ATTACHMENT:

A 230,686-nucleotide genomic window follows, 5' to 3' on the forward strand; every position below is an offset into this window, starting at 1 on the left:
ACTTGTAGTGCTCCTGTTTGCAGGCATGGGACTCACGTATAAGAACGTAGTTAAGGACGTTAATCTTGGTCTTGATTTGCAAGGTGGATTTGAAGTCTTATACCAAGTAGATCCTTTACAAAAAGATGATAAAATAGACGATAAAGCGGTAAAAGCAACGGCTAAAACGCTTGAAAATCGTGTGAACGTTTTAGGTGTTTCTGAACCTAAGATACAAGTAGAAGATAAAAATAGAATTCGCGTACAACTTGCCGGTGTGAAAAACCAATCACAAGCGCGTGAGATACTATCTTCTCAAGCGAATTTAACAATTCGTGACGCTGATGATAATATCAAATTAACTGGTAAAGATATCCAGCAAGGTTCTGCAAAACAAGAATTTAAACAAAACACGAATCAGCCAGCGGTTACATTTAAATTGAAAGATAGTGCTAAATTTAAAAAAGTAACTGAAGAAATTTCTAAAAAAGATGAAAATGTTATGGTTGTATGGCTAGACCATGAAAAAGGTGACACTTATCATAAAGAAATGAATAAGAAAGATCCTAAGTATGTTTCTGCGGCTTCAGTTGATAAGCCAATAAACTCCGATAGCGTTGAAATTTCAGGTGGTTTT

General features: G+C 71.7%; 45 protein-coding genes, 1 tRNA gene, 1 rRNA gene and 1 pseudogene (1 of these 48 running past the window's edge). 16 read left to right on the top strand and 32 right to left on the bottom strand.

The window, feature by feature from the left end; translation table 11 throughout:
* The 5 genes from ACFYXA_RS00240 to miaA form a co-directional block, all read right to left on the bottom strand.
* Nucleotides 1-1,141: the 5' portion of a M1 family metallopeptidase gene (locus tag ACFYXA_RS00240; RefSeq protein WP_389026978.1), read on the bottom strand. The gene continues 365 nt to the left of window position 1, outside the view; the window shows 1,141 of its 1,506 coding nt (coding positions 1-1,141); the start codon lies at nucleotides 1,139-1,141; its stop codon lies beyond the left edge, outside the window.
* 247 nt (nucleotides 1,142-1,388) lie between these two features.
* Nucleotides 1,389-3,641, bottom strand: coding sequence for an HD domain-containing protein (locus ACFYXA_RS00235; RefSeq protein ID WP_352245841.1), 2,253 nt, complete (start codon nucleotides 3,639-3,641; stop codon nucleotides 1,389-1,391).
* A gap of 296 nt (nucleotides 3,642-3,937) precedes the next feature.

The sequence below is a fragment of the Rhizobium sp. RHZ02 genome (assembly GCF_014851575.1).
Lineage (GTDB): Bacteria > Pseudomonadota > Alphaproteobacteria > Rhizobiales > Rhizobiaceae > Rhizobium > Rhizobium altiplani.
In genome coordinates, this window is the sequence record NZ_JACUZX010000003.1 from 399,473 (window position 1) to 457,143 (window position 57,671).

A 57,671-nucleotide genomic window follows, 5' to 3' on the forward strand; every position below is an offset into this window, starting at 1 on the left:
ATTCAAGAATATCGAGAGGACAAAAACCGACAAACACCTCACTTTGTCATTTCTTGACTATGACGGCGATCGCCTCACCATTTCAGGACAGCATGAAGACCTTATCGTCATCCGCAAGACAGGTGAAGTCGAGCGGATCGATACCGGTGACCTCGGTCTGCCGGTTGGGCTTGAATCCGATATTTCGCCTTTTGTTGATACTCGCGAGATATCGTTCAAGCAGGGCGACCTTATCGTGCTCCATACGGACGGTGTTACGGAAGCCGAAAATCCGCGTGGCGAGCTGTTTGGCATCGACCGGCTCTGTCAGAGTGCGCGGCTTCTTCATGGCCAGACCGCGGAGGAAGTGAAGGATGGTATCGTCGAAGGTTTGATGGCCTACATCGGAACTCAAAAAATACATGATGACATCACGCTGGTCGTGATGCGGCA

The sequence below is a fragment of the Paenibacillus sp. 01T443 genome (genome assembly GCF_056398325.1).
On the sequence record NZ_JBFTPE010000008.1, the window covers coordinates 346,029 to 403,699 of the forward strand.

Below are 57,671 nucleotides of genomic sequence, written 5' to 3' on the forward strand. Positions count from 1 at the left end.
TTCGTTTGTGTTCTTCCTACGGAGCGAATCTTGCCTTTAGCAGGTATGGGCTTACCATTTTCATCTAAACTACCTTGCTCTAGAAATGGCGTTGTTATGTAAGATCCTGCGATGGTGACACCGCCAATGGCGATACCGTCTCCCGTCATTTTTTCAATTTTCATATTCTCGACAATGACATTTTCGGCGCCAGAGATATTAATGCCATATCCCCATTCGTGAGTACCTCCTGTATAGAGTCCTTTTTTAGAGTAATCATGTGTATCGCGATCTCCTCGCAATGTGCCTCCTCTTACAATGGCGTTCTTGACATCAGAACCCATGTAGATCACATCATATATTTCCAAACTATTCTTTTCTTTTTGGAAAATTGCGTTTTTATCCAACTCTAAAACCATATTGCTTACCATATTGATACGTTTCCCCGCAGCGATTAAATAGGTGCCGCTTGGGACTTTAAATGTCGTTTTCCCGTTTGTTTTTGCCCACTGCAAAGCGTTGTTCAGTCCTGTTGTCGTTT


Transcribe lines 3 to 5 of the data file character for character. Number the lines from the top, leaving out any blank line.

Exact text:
General features: G+C 71.7%; 45 protein-coding genes, 1 tRNA gene, 1 rRNA gene and 1 pseudogene (1 of these 48 running past the window's edge). 16 read left to right on the top strand and 32 right to left on the bottom strand.

The window, feature by feature from the left end; translation table 11 throughout:
* The 5 genes from ACFYXA_RS00240 to miaA form a co-directional block, all read right to left on the bottom strand.